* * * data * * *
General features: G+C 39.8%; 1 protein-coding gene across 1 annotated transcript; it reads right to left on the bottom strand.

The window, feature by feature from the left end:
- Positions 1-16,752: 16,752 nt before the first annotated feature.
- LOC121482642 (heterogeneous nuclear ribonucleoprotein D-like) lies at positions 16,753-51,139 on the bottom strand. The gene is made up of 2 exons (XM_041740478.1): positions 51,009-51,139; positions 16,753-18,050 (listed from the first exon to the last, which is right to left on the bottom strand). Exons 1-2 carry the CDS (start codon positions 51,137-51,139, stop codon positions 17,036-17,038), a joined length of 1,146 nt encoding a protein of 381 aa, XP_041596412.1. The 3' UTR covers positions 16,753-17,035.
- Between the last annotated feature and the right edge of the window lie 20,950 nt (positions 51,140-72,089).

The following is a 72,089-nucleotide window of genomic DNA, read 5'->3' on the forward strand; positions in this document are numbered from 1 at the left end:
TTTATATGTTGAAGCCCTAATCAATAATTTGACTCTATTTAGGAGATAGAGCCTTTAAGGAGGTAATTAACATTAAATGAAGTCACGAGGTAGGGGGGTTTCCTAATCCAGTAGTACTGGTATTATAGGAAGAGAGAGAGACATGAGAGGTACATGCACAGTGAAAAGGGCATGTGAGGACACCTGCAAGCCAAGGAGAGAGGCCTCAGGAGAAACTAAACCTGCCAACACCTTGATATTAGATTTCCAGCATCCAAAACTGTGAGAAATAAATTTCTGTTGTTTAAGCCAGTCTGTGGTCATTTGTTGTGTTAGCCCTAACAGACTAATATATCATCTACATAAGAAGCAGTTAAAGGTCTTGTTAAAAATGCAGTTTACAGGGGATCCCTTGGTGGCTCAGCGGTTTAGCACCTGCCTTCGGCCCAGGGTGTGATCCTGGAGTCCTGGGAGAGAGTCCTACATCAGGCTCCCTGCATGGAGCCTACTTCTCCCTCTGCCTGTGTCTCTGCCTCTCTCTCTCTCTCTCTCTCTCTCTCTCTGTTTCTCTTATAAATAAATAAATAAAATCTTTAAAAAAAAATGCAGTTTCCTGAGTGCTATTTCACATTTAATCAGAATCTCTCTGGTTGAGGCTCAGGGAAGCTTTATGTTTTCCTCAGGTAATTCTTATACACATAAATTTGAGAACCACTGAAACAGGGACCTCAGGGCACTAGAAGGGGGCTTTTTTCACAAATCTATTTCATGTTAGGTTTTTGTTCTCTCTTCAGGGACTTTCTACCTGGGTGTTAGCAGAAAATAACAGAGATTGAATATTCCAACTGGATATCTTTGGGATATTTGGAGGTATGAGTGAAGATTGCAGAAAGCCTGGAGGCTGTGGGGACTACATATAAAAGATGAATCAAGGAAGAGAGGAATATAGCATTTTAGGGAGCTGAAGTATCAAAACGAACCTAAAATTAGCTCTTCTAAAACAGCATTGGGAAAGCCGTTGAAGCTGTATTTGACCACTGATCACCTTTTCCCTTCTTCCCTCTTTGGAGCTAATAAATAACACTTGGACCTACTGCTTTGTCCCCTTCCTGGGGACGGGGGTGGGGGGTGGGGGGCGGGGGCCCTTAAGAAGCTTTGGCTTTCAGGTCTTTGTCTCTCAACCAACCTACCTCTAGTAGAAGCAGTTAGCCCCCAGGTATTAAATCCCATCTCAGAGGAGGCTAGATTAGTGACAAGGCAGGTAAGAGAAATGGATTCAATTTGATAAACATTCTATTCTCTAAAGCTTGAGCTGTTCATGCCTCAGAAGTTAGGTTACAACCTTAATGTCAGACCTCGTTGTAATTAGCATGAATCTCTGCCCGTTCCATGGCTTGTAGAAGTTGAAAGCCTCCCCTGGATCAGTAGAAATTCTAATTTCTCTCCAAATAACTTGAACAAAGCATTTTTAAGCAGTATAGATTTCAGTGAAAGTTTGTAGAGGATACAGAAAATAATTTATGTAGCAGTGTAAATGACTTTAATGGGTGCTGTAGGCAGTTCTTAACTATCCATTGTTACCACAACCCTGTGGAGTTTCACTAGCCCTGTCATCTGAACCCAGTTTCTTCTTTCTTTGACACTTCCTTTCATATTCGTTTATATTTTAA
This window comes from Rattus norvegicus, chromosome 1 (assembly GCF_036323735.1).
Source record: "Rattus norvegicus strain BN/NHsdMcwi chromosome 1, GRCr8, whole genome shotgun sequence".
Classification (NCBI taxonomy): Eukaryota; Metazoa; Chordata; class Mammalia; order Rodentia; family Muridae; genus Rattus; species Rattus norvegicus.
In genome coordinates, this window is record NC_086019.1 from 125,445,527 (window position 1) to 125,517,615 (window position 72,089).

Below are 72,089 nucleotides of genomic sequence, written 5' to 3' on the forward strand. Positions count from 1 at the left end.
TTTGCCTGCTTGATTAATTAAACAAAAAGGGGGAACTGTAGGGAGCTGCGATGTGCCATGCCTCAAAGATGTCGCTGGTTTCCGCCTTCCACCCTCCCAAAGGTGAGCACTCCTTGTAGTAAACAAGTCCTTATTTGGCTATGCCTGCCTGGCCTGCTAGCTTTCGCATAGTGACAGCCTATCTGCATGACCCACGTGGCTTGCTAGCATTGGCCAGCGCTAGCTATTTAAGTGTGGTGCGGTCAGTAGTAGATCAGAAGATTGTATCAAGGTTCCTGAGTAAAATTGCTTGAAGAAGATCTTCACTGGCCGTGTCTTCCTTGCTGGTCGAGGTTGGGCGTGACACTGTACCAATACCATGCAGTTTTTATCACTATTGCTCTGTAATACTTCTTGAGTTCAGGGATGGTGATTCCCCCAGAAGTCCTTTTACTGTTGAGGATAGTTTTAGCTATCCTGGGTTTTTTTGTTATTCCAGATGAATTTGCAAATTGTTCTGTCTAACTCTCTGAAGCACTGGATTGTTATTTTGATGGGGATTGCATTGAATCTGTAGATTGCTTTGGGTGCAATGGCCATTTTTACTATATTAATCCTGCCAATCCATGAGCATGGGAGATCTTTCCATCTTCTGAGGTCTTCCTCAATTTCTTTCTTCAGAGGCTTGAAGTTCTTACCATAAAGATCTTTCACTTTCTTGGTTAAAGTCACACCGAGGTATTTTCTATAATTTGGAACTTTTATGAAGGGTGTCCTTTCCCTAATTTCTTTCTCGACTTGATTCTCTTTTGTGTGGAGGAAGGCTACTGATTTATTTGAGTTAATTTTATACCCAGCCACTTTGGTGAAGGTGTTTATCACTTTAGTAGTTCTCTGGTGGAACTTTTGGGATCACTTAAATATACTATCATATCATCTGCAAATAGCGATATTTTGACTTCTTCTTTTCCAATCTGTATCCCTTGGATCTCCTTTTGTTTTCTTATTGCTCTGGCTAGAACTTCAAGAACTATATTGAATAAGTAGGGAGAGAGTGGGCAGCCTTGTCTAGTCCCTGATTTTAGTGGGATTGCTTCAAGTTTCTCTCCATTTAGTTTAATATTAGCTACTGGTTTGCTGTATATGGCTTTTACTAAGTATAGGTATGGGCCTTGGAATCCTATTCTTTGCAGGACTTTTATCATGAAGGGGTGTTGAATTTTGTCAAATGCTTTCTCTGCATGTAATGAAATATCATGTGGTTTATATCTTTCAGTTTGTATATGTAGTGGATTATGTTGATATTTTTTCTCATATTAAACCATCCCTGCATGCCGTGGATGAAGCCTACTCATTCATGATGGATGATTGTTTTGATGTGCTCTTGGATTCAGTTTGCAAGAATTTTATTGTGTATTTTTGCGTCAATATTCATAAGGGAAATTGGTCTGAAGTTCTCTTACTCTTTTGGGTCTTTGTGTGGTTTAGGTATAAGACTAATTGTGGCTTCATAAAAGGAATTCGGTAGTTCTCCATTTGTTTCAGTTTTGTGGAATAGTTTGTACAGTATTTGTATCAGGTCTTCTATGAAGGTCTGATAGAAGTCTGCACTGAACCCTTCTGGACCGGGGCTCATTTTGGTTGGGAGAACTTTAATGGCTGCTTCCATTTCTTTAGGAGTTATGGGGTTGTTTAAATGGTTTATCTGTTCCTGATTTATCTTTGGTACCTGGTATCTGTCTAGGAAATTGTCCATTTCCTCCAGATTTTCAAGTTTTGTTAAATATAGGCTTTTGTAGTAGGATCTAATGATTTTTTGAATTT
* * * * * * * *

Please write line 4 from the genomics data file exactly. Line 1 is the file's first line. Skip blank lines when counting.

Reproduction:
- LOC121482642 (heterogeneous nuclear ribonucleoprotein D-like) lies at positions 16,753-51,139 on the bottom strand. The gene is made up of 2 exons (XM_041740478.1): positions 51,009-51,139; positions 16,753-18,050 (listed from the first exon to the last, which is right to left on the bottom strand). Exons 1-2 carry the CDS (start codon positions 51,137-51,139, stop codon positions 17,036-17,038), a joined length of 1,146 nt encoding a protein of 381 aa, XP_041596412.1. The 3' UTR covers positions 16,753-17,035.